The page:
Liberian President Charles Taylor is accusing the United States of providing indirect support for Guinean-based rebels who are trying to oust him.
The Liberian leader spoke during a visit to a refugee camp outside the capital, Monrovia, where loyalist troops battled with rebels earlier this week.
Mr. Taylor's accusation against the United States was made in a roundabout way. The Liberian leader said the U.S. government had funded the training of Guinean soldiers, who he claims are helping rebels of the group Liberians United for Reconciliation and Democracy.
The United States, which provides military aid to Guinea, has dismissed having links to the Liberian rebels.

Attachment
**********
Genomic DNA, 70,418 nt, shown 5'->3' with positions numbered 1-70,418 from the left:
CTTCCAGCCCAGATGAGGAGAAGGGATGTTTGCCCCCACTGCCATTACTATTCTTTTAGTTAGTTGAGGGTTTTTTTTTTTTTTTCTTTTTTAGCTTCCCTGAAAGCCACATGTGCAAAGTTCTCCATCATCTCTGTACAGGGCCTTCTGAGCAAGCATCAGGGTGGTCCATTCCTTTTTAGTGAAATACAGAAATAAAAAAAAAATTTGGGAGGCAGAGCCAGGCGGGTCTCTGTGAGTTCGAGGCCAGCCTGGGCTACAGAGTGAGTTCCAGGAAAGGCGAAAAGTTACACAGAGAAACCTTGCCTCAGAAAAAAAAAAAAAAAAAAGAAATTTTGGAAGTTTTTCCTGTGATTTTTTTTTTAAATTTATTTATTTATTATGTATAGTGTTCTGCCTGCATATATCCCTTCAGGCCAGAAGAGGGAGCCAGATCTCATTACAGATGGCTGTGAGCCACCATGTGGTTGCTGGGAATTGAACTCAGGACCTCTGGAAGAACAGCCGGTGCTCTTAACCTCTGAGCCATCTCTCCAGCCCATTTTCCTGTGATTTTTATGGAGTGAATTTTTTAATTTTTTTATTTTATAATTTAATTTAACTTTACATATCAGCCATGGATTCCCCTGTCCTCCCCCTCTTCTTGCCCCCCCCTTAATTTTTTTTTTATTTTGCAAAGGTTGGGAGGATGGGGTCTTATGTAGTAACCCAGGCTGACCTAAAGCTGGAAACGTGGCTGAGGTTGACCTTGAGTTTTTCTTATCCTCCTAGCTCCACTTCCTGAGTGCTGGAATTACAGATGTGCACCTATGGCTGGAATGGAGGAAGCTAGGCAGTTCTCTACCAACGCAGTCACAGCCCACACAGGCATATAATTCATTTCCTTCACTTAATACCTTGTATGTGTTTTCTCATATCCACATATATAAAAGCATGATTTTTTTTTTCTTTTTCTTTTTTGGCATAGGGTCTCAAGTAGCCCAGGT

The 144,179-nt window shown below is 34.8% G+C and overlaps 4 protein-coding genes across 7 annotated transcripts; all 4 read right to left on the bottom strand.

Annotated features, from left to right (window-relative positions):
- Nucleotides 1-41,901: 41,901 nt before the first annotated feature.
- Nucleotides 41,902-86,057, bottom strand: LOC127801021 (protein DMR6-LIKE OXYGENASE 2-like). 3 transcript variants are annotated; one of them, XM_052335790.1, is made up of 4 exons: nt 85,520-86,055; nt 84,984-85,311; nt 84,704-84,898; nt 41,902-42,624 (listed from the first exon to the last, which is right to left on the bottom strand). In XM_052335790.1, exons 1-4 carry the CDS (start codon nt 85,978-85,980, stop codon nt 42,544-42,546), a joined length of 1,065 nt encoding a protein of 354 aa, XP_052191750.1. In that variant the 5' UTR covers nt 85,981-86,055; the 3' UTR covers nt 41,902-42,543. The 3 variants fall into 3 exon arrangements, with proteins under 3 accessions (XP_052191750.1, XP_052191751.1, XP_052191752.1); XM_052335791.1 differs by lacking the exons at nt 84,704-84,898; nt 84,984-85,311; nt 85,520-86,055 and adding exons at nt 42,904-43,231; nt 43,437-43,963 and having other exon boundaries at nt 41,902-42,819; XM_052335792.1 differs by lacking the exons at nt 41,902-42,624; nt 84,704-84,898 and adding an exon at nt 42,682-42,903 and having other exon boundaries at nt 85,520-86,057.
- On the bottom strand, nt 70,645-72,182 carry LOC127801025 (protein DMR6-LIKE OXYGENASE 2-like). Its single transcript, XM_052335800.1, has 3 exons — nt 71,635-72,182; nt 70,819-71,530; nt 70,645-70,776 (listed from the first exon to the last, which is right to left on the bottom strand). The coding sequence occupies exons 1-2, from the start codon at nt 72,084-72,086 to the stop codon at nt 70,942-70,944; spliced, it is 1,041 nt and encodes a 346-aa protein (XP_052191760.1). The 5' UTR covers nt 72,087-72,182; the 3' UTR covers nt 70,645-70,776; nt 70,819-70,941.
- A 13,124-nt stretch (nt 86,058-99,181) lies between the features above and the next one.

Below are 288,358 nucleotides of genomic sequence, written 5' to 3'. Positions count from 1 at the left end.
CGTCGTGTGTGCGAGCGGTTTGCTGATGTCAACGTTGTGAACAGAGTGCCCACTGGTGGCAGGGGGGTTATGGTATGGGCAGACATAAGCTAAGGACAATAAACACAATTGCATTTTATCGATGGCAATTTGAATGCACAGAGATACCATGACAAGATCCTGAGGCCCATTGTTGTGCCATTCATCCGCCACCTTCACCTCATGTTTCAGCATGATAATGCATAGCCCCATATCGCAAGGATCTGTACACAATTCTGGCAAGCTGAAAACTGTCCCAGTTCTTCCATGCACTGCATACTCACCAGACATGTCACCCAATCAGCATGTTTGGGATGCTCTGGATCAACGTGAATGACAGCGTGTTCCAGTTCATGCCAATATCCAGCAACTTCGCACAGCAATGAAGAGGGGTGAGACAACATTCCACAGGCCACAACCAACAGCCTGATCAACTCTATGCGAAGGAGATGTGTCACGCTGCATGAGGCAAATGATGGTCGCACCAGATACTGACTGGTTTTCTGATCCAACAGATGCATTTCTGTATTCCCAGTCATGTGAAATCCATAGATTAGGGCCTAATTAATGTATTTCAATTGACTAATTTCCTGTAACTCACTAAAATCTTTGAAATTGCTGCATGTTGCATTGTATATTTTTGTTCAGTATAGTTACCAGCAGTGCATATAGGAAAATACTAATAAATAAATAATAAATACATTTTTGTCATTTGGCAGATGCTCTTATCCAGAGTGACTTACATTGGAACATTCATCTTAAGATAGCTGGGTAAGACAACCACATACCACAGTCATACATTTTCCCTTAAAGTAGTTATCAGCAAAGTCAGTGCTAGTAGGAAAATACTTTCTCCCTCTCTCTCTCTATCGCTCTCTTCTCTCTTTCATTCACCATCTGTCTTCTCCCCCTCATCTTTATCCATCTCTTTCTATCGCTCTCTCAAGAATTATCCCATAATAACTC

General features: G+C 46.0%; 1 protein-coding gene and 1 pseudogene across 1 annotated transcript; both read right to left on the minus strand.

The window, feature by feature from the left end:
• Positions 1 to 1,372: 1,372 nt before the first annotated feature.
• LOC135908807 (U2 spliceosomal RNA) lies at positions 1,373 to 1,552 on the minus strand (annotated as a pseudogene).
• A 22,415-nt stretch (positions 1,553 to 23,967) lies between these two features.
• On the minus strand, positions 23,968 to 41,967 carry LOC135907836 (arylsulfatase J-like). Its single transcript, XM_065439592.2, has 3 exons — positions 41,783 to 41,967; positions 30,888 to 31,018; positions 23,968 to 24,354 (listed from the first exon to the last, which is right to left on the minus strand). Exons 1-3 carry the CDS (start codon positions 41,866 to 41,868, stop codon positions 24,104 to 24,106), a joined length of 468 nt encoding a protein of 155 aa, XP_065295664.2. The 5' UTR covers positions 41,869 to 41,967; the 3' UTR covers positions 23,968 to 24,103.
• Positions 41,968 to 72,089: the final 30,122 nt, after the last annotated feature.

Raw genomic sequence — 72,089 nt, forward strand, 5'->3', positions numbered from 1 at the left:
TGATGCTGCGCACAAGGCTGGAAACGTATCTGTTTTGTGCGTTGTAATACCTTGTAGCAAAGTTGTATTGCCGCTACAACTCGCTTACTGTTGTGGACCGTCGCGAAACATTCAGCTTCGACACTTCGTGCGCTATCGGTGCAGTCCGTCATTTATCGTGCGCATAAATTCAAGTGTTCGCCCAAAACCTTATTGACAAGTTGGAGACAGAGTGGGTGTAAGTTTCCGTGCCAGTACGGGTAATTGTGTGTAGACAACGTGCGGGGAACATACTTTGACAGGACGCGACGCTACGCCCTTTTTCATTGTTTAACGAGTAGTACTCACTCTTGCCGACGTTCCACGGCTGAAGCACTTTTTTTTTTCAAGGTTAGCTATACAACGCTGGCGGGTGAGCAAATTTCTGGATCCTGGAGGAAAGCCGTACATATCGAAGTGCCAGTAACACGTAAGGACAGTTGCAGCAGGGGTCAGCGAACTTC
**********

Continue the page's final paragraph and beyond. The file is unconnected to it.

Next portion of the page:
The statement by the Liberian leader is the latest in a series of anti-U.S. remarks that have prompted American diplomats in Liberia to be on heightened alert.
U.S. government officials on Wednesday extended a travel warning urging Americans in Liberia to exercise caution amid the spreading rebel war in the country. The State Department said inflammatory statements by senior Liberian government officials about the United States could incite violence against American interests.
Mr. Taylor has often expressed anger over U.S. calls for him to improve what international agencies have said is a poor human rights record.
The Taylor government has been facing fierce attacks on a number of fronts during the past few days. Some of the fighting this week has been reported as close as 10 kilometers from the capital.